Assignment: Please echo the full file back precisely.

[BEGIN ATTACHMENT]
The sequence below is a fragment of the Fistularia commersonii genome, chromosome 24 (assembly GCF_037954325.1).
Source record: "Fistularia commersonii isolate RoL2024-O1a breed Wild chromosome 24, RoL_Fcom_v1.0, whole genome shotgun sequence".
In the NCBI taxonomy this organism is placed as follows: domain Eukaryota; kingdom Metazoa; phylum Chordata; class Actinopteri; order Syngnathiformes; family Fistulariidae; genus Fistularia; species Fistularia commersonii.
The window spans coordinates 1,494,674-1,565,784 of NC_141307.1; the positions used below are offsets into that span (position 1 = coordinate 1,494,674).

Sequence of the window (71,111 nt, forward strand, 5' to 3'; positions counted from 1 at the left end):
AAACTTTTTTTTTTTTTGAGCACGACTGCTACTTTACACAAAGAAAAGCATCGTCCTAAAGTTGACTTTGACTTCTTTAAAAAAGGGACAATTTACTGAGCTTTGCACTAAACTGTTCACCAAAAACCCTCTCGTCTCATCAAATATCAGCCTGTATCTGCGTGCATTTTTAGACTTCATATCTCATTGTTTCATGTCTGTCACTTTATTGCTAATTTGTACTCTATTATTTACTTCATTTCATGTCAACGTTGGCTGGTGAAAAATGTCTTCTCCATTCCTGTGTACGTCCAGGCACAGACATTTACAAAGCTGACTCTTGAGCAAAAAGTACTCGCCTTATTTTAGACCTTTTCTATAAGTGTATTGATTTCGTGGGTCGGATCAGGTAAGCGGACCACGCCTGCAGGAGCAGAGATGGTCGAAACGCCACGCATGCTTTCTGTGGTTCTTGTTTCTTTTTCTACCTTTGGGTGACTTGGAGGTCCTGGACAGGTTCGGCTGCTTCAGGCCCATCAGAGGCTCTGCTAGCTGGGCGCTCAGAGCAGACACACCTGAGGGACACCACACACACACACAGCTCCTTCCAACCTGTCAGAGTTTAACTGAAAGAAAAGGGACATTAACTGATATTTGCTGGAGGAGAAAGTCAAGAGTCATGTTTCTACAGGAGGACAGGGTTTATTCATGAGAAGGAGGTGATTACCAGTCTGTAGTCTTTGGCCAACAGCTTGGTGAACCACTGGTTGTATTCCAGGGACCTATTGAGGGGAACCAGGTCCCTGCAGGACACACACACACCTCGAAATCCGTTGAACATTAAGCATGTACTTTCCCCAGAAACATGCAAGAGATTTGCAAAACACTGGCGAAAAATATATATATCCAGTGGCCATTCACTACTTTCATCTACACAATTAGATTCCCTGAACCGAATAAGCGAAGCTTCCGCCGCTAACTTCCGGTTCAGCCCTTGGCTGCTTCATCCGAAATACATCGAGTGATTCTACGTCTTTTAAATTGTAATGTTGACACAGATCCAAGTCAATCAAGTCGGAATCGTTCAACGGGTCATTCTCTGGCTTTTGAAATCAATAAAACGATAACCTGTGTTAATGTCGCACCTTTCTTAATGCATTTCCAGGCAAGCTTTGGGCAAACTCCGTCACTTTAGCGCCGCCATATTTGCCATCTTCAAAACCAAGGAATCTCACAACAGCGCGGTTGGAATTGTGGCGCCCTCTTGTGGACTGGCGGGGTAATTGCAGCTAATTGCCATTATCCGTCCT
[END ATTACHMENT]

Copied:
The sequence below is a fragment of the Fistularia commersonii genome, chromosome 24 (assembly GCF_037954325.1).
Source record: "Fistularia commersonii isolate RoL2024-O1a breed Wild chromosome 24, RoL_Fcom_v1.0, whole genome shotgun sequence".
In the NCBI taxonomy this organism is placed as follows: domain Eukaryota; kingdom Metazoa; phylum Chordata; class Actinopteri; order Syngnathiformes; family Fistulariidae; genus Fistularia; species Fistularia commersonii.
The window spans coordinates 1,494,674-1,565,784 of NC_141307.1; the positions used below are offsets into that span (position 1 = coordinate 1,494,674).

Sequence of the window (71,111 nt, forward strand, 5' to 3'; positions counted from 1 at the left end):
AAACTTTTTTTTTTTTTGAGCACGACTGCTACTTTACACAAAGAAAAGCATCGTCCTAAAGTTGACTTTGACTTCTTTAAAAAAGGGACAATTTACTGAGCTTTGCACTAAACTGTTCACCAAAAACCCTCTCGTCTCATCAAATATCAGCCTGTATCTGCGTGCATTTTTAGACTTCATATCTCATTGTTTCATGTCTGTCACTTTATTGCTAATTTGTACTCTATTATTTACTTCATTTCATGTCAACGTTGGCTGGTGAAAAATGTCTTCTCCATTCCTGTGTACGTCCAGGCACAGACATTTACAAAGCTGACTCTTGAGCAAAAAGTACTCGCCTTATTTTAGACCTTTTCTATAAGTGTATTGATTTCGTGGGTCGGATCAGGTAAGCGGACCACGCCTGCAGGAGCAGAGATGGTCGAAACGCCACGCATGCTTTCTGTGGTTCTTGTTTCTTTTTCTACCTTTGGGTGACTTGGAGGTCCTGGACAGGTTCGGCTGCTTCAGGCCCATCAGAGGCTCTGCTAGCTGGGCGCTCAGAGCAGACACACCTGAGGGACACCACACACACACACAGCTCCTTCCAACCTGTCAGAGTTTAACTGAAAGAAAAGGGACATTAACTGATATTTGCTGGAGGAGAAAGTCAAGAGTCATGTTTCTACAGGAGGACAGGGTTTATTCATGAGAAGGAGGTGATTACCAGTCTGTAGTCTTTGGCCAACAGCTTGGTGAACCACTGGTTGTATTCCAGGGACCTATTGAGGGGAACCAGGTCCCTGCAGGACACACACACACCTCGAAATCCGTTGAACATTAAGCATGTACTTTCCCCAGAAACATGCAAGAGATTTGCAAAACACTGGCGAAAAATATATATATCCAGTGGCCATTCACTACTTTCATCTACACAATTAGATTCCCTGAACCGAATAAGCGAAGCTTCCGCCGCTAACTTCCGGTTCAGCCCTTGGCTGCTTCATCCGAAATACATCGAGTGATTCTACGTCTTTTAAATTGTAATGTTGACACAGATCCAAGTCAATCAAGTCGGAATCGTTCAACGGGTCATTCTCTGGCTTTTGAAATCAATAAAACGATAACCTGTGTTAATGTCGCACCTTTCTTAATGCATTTCCAGGCAAGCTTTGGGCAAACTCCGTCACTTTAGCGCCGCCATATTTGCCATCTTCAAAACCAAGGAATCTCACAACAGCGCGGTTGGAATTGTGGCGCCCTCTTGTGGACTGGCGGGGTAATTGCAGCTAATTGCCATTATCCGTCCT